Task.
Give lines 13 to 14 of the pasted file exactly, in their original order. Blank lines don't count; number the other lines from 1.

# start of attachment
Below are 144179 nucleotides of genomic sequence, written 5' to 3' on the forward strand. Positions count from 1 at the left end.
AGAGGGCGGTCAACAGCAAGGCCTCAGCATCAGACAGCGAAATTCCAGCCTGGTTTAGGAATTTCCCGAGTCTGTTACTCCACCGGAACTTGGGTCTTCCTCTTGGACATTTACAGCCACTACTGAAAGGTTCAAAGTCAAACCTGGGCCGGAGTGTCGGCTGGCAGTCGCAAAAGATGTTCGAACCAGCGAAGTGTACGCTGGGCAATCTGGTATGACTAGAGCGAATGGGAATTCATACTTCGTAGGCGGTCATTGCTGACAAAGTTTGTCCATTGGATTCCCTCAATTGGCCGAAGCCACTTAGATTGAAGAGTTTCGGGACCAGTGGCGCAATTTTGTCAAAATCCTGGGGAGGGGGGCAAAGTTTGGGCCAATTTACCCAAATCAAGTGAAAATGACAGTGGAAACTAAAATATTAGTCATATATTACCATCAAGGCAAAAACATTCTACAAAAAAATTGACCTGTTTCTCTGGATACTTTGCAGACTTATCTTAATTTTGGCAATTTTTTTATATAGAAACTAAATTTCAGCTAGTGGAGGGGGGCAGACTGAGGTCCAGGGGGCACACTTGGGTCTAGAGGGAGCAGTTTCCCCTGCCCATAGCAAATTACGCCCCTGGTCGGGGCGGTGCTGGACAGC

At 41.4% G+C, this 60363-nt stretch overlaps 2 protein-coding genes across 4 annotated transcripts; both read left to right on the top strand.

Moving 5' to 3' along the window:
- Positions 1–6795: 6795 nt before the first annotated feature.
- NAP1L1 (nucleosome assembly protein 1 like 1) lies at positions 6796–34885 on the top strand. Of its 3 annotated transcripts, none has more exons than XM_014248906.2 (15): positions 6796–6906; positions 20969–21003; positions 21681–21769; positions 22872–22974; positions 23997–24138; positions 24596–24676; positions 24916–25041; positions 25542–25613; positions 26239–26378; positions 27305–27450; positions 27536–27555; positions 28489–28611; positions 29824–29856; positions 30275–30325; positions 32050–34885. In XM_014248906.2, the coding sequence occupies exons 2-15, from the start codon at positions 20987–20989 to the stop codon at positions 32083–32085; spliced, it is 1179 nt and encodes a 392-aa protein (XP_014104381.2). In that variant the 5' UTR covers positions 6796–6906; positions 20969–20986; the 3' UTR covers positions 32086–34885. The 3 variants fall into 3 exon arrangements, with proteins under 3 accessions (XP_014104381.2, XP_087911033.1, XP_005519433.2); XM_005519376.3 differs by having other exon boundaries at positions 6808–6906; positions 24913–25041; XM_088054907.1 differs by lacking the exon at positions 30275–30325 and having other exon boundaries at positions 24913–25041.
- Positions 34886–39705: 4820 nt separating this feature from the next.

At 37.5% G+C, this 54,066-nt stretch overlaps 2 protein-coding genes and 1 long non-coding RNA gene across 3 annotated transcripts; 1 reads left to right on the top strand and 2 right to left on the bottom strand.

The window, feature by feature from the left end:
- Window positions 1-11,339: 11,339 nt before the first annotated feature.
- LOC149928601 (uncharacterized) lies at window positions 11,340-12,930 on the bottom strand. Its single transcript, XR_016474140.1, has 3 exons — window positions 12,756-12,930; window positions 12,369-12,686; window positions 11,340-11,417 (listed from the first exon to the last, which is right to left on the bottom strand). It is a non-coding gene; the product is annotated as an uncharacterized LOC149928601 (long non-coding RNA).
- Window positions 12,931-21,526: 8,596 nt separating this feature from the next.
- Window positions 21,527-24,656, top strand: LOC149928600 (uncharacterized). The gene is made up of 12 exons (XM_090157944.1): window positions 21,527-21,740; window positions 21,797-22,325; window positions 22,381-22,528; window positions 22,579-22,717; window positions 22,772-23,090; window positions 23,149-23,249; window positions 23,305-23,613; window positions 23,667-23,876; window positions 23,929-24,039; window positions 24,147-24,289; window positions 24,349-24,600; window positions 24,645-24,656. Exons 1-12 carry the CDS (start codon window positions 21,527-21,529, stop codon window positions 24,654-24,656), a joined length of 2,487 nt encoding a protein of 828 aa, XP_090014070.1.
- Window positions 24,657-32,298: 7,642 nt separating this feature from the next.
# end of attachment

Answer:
- Window positions 21,527-24,656, top strand: LOC149928600 (uncharacterized). The gene is made up of 12 exons (XM_090157944.1): window positions 21,527-21,740; window positions 21,797-22,325; window positions 22,381-22,528; window positions 22,579-22,717; window positions 22,772-23,090; window positions 23,149-23,249; window positions 23,305-23,613; window positions 23,667-23,876; window positions 23,929-24,039; window positions 24,147-24,289; window positions 24,349-24,600; window positions 24,645-24,656. Exons 1-12 carry the CDS (start codon window positions 21,527-21,529, stop codon window positions 24,654-24,656), a joined length of 2,487 nt encoding a protein of 828 aa, XP_090014070.1.
- Window positions 24,657-32,298: 7,642 nt separating this feature from the next.